My first Greek Easter

I just experienced my very first traditional Greek Easter, and I didn’t even have to go to Greece. Instead, I headed out to Long Island with a Greek friend of mine who had generously invited me to join in her family’s celebrations.

It was a sumptuous affair, complete with all the traditional elements of a Greek Easter, and here are some of my favourites:

Bright red eggs. Everybody gets one and then a traditional game called tsougrisma is played. It reminded me a lot of the game of conkers we played in Ireland as kids. Everybody pairs up and hits the other person’s egg with theirs – top to top and bottom to bottom. Once your egg is smashed on both ends, you’re out. The winner then moves on to the next person with an uncracked egg and the game begins again, until there is only one person left with an uncracked egg. The winner left holding the good egg is destined to have a very lucky year. My egg got smushed in the first round. 🙂

Tsoureki – the traditional bread of Greek Easter celebrations; it is a sweet eggy yeast bread flavoured with orange and exotic ingredients such as mahlepi (made from ground cherry stones) and mastiha (ground resin from Mastic trees that grow on Chios). The little pearls of resin, before they are ground up, are called Tears of Mastic, because legend has it the mastic trees started weeping when Romans tortured and killed Agios Isidoros, an Egyptian living in Chios, for worshipping at a Christian church. Tragic as the legend of mastiha may be, it lends an exotic flavour to this sweet, gently-fragranced and delicious bread, which is braided in a circle and has a red egg baked into the top.

Spanakopita – now I’ve had spanakopita before, in fact I practically lived off that and watermelon during my times in Greece, but I’ve never had the home-made variety. The filo pastry was melt-in-your-mouth magic, with just the right ratio of cheese to spinach and drizzled with delicately-flavoured olive oil.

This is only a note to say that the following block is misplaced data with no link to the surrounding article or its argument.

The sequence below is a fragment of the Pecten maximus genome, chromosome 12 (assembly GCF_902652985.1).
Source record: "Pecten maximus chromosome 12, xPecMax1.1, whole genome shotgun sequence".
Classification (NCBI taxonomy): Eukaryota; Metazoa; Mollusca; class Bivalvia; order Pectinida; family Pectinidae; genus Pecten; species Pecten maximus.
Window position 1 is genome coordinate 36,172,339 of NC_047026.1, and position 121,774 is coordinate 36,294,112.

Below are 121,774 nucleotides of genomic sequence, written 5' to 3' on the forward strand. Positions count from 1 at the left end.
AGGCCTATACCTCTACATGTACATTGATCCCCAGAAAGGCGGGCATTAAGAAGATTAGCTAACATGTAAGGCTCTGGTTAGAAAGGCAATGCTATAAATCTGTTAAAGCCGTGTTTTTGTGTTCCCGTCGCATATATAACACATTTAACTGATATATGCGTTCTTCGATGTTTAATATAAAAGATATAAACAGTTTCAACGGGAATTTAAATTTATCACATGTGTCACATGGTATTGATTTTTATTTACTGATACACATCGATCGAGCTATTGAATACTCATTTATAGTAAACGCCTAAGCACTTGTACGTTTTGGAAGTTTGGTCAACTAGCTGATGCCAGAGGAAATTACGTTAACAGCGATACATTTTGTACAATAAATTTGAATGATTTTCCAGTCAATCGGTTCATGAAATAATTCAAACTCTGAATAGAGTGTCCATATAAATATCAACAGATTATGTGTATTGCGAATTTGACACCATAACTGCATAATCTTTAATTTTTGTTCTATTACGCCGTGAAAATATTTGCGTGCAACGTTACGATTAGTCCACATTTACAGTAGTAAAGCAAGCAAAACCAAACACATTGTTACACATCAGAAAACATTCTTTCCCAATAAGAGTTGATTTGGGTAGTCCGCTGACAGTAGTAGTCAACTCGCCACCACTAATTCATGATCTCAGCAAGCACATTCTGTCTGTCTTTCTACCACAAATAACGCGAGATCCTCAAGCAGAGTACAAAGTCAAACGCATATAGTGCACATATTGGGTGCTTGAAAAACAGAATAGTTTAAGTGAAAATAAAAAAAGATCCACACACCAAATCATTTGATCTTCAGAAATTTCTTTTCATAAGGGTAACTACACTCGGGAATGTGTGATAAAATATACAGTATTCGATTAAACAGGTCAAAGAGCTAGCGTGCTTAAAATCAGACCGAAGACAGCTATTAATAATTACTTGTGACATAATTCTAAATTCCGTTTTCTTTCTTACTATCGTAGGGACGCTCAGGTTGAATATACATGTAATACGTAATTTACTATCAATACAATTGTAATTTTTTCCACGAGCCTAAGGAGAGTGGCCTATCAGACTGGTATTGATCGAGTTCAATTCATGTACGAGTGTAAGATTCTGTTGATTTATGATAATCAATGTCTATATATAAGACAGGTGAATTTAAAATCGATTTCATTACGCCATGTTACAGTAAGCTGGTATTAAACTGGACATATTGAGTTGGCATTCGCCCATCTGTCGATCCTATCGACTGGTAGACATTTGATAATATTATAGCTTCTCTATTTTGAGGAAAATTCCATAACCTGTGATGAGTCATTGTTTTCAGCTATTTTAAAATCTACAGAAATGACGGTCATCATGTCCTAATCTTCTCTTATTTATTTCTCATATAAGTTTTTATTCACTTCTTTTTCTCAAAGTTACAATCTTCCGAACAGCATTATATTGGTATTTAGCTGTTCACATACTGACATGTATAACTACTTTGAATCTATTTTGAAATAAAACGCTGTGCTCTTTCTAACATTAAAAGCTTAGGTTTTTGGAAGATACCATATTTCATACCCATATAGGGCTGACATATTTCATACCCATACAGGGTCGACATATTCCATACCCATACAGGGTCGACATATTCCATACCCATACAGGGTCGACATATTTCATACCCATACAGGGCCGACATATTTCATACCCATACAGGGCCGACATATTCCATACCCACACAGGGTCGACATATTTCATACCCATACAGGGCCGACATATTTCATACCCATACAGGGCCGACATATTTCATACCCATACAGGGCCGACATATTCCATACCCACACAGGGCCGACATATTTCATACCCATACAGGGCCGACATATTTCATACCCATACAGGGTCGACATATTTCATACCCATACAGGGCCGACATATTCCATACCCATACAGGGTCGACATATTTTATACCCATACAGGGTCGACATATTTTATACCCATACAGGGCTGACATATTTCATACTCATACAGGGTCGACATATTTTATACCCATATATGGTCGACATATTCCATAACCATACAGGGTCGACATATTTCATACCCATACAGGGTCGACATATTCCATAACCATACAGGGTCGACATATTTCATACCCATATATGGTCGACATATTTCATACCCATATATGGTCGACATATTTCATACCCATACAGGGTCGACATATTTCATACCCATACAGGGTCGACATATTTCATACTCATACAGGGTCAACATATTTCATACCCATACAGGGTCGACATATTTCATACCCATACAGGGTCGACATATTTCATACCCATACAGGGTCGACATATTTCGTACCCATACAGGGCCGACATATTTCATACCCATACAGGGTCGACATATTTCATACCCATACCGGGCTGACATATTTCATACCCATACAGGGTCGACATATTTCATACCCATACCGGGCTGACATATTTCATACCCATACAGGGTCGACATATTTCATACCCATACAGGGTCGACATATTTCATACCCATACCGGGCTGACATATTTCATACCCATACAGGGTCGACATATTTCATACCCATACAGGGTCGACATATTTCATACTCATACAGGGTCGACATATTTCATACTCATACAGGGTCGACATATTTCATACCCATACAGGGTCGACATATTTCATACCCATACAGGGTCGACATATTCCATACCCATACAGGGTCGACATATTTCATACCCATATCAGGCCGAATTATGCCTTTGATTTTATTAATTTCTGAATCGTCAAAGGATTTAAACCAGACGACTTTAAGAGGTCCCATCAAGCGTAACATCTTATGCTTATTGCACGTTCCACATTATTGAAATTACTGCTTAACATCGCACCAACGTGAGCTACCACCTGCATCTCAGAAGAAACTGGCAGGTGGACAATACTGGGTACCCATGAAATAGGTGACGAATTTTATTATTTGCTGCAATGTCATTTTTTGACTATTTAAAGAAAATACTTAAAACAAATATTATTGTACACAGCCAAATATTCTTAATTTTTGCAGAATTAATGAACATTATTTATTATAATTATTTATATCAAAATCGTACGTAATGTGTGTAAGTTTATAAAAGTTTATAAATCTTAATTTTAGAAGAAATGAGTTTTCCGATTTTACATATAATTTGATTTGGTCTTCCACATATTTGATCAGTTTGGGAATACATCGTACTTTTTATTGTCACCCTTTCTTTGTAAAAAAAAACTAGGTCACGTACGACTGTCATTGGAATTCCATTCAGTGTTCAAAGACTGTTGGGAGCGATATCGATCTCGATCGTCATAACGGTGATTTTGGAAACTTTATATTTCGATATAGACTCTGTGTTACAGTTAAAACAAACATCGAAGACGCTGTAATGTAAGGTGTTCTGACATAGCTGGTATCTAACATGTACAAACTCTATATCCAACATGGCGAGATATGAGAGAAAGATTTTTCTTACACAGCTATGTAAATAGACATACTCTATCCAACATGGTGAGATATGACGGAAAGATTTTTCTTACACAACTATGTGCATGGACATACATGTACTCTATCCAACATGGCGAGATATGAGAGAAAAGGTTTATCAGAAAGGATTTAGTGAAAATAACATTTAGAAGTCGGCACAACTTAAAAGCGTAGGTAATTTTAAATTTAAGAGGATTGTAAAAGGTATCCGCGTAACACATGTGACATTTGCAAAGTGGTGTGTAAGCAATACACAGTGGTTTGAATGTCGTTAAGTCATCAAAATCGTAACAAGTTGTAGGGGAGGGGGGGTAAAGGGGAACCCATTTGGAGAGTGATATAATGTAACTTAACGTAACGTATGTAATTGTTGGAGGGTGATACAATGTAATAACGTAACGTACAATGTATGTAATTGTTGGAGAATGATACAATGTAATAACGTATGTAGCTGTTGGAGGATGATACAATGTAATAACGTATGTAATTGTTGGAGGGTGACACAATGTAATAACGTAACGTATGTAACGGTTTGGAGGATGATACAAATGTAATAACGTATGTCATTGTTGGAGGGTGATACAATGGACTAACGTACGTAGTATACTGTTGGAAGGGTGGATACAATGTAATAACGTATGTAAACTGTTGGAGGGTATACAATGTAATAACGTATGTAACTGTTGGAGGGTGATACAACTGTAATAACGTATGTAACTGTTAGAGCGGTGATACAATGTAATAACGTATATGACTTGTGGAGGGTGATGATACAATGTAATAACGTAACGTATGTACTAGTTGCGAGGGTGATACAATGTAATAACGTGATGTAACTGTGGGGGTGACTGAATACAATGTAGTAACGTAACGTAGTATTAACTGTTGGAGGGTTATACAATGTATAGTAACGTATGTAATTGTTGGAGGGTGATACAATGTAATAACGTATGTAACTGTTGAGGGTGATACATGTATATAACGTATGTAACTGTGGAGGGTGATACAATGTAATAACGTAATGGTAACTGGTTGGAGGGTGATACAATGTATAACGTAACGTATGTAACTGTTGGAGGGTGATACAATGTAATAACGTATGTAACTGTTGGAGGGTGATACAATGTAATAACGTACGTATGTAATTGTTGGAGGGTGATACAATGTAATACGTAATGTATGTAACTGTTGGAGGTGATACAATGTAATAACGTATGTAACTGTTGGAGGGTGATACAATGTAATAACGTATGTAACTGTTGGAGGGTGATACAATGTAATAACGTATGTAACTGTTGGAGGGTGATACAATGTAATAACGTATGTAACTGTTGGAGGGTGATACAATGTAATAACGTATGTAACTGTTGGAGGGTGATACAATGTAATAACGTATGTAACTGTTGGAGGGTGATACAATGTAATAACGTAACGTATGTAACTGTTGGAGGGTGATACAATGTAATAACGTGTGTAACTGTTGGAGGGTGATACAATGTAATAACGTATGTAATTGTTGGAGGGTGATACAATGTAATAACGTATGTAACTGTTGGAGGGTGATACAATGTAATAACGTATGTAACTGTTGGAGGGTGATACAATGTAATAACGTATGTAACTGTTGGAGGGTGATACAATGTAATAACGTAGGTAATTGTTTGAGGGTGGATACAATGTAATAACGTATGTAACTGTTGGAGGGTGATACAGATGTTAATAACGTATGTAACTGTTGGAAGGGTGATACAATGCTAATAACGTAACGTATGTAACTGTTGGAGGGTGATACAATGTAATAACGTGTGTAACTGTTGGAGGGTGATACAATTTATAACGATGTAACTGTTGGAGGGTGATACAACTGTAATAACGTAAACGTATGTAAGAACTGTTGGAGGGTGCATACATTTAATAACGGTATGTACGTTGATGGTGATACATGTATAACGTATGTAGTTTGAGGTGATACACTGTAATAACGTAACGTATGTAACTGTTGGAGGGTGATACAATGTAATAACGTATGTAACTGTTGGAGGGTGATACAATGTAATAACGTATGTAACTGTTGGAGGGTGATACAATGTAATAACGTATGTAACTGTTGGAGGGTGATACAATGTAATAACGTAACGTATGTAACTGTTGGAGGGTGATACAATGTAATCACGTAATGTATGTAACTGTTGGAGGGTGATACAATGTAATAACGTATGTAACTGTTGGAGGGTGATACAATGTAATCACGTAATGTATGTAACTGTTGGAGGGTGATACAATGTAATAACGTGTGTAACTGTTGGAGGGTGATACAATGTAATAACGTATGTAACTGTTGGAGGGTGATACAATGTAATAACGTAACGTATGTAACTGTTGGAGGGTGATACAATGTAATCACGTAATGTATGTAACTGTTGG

And last, but certainly not least, another divine filo creation, Galaktobouriko. The creamiest of custards, semolina-based, is sandwiched between flaky filo and drizzled with syrup. The key to this pastry’s success was that it wasn’t overly sweet. All too often I find custard-based pastries cloyingly sugary,  but here the egg custard had only a suggestion of sweetness, allowing the other flavours to shine.  It was ridiculously delicious and impossible to resist having a second piece. Admittedly, I didn’t try very hard to resist.

That reminds me, I have got to email my friend for the recipe. Happy Greek Easter, everyone.



About ailsapm

Hi there! I’m Ailsa Prideaux-Mooney. I’ve lived in many places, and travelled to many more. I had a lot of fun getting there and being there, wherever there happened to be at the time. I climbed a castle wall in Czesky Krumlov, abseiled down cliffs to go caving in the west of Ireland, slept on the beach in Paros, got chased by a swarm of bees in Vourvourou (ok that wasn’t fun, but it was exciting), learned flower arranging in Tokyo, found myself in the middle of a riot in Seoul, learned to snowboard in Salzburg, got lost in a labyrinth in Budapest and had my ice cream stolen by a gull in Cornwall. And I’m just getting started. If you’ve enjoyed what you’ve read so far, I’d love you to follow my travelogue - - and remember, anyone who tries to tell you it’s a small world hasn’t tried to see it all.
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4 Responses to My first Greek Easter

  1. OK sounds great…but now I’m hungry! (get that recipe)

  2. justjulia says:

    We have similar traditions here – the egg fight has the same rules and our sweet bread is called kozunak 🙂 But after all Bulgarians and Greek, we are neighbors 🙂 Nice photos, I got hungry :)))

    • ailsapm says:

      Aha, the sign of a successful food photo is if it makes you hungry 🙂 What part of Bulgaria are you from? I love that you have egg fights too, any culture that includes food fights is alright by me!

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